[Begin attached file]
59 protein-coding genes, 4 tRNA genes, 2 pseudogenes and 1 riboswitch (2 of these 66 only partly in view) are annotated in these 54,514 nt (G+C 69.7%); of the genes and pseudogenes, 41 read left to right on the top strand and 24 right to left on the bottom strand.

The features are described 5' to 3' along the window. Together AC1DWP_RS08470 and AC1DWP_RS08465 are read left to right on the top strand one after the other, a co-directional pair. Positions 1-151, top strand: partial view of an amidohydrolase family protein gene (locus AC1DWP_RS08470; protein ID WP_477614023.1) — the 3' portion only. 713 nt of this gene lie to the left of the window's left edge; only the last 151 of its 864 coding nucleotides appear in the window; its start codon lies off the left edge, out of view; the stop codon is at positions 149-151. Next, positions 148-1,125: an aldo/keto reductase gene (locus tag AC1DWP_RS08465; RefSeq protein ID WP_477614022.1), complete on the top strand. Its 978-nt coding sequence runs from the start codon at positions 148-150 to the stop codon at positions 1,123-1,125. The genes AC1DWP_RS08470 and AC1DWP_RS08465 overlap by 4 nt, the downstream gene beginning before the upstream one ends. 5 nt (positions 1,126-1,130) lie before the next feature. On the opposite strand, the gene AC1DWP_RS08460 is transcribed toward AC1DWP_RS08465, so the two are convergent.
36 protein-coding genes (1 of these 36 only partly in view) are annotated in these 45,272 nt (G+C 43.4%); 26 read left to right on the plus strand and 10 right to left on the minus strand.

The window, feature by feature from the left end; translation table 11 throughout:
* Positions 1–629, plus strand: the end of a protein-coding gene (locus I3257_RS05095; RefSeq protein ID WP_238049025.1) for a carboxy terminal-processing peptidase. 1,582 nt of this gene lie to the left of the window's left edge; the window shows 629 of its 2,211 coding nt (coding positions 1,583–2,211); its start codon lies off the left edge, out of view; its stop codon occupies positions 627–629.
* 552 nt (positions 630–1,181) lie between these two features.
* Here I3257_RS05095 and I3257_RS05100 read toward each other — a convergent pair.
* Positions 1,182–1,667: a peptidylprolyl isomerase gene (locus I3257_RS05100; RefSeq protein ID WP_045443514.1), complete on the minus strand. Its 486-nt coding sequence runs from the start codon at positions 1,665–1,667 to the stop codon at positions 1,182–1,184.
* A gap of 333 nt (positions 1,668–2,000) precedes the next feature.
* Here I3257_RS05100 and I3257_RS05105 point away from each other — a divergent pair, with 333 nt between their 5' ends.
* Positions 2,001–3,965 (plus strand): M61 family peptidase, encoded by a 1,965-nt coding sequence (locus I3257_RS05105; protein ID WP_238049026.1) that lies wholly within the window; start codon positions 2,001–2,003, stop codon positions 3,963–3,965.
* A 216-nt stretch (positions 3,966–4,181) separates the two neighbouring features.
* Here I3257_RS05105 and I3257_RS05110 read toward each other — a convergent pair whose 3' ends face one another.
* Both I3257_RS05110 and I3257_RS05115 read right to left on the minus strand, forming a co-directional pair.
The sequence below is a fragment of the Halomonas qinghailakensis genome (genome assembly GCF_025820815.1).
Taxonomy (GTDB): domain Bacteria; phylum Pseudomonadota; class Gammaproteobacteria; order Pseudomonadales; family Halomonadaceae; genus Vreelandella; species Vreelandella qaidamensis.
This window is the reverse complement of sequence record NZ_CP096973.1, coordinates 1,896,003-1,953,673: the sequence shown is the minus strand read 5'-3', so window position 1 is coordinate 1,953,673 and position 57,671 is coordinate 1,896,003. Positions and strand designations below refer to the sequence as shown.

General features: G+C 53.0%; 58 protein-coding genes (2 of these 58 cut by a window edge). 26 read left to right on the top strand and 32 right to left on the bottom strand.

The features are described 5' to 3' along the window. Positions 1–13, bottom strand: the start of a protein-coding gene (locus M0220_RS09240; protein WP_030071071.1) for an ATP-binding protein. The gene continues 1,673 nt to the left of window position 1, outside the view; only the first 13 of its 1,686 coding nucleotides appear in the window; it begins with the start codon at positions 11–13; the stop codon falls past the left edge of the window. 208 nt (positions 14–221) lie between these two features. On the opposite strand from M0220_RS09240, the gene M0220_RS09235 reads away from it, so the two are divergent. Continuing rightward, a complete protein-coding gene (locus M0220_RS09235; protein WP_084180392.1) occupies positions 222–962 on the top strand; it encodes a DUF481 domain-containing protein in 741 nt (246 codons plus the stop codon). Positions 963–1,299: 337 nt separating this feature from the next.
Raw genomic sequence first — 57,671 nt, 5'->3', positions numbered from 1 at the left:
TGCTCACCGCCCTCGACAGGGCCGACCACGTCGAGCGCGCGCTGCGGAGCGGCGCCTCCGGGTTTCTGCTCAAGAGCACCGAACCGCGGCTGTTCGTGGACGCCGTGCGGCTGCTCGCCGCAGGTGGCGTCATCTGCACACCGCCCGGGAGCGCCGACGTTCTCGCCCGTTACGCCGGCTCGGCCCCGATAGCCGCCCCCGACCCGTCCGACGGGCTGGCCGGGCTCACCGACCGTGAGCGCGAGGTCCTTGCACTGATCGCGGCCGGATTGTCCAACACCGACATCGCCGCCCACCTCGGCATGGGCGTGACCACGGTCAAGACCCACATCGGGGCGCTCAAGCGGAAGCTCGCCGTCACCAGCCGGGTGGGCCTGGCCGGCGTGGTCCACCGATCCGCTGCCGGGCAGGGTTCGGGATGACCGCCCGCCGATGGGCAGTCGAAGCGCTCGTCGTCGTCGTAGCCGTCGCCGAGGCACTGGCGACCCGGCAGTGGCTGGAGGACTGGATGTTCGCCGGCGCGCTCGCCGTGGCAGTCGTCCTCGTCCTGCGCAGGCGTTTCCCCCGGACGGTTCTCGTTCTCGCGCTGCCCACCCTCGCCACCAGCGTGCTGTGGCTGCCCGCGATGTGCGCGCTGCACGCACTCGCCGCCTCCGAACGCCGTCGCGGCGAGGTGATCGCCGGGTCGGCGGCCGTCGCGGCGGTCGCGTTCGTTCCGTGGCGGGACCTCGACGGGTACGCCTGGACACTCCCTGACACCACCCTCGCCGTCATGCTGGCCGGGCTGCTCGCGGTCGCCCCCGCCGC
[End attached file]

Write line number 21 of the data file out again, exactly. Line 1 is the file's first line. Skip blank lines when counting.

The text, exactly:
TGCTCACCGCCCTCGACAGGGCCGACCACGTCGAGCGCGCGCTGCGGAGCGGCGCCTCCGGGTTTCTGCTCAAGAGCACCGAACCGCGGCTGTTCGTGGACGCCGTGCGGCTGCTCGCCGCAGGTGGCGTCATCTGCACACCGCCCGGGAGCGCCGACGTTCTCGCCCGTTACGCCGGCTCGGCCCCGATAGCCGCCCCCGACCCGTCCGACGGGCTGGCCGGGCTCACCGACCGTGAGCGCGAGGTCCTTGCACTGATCGCGGCCGGATTGTCCAACACCGACATCGCCGCCCACCTCGGCATGGGCGTGACCACGGTCAAGACCCACATCGGGGCGCTCAAGCGGAAGCTCGCCGTCACCAGCCGGGTGGGCCTGGCCGGCGTGGTCCACCGATCCGCTGCCGGGCAGGGTTCGGGATGACCGCCCGCCGATGGGCAGTCGAAGCGCTCGTCGTCGTCGTAGCCGTCGCCGAGGCACTGGCGACCCGGCAGTGGCTGGAGGACTGGATGTTCGCCGGCGCGCTCGCCGTGGCAGTCGTCCTCGTCCTGCGCAGGCGTTTCCCCCGGACGGTTCTCGTTCTCGCGCTGCCCACCCTCGCCACCAGCGTGCTGTGGCTGCCCGCGATGTGCGCGCTGCACGCACTCGCCGCCTCCGAACGCCGTCGCGGCGAGGTGATCGCCGGGTCGGCGGCCGTCGCGGCGGTCGCGTTCGTTCCGTGGCGGGACCTCGACGGGTACGCCTGGACACTCCCTGACACCACCCTCGCCGTCATGCTGGCCGGGCTGCTCGCGGTCGCCCCCGCCGC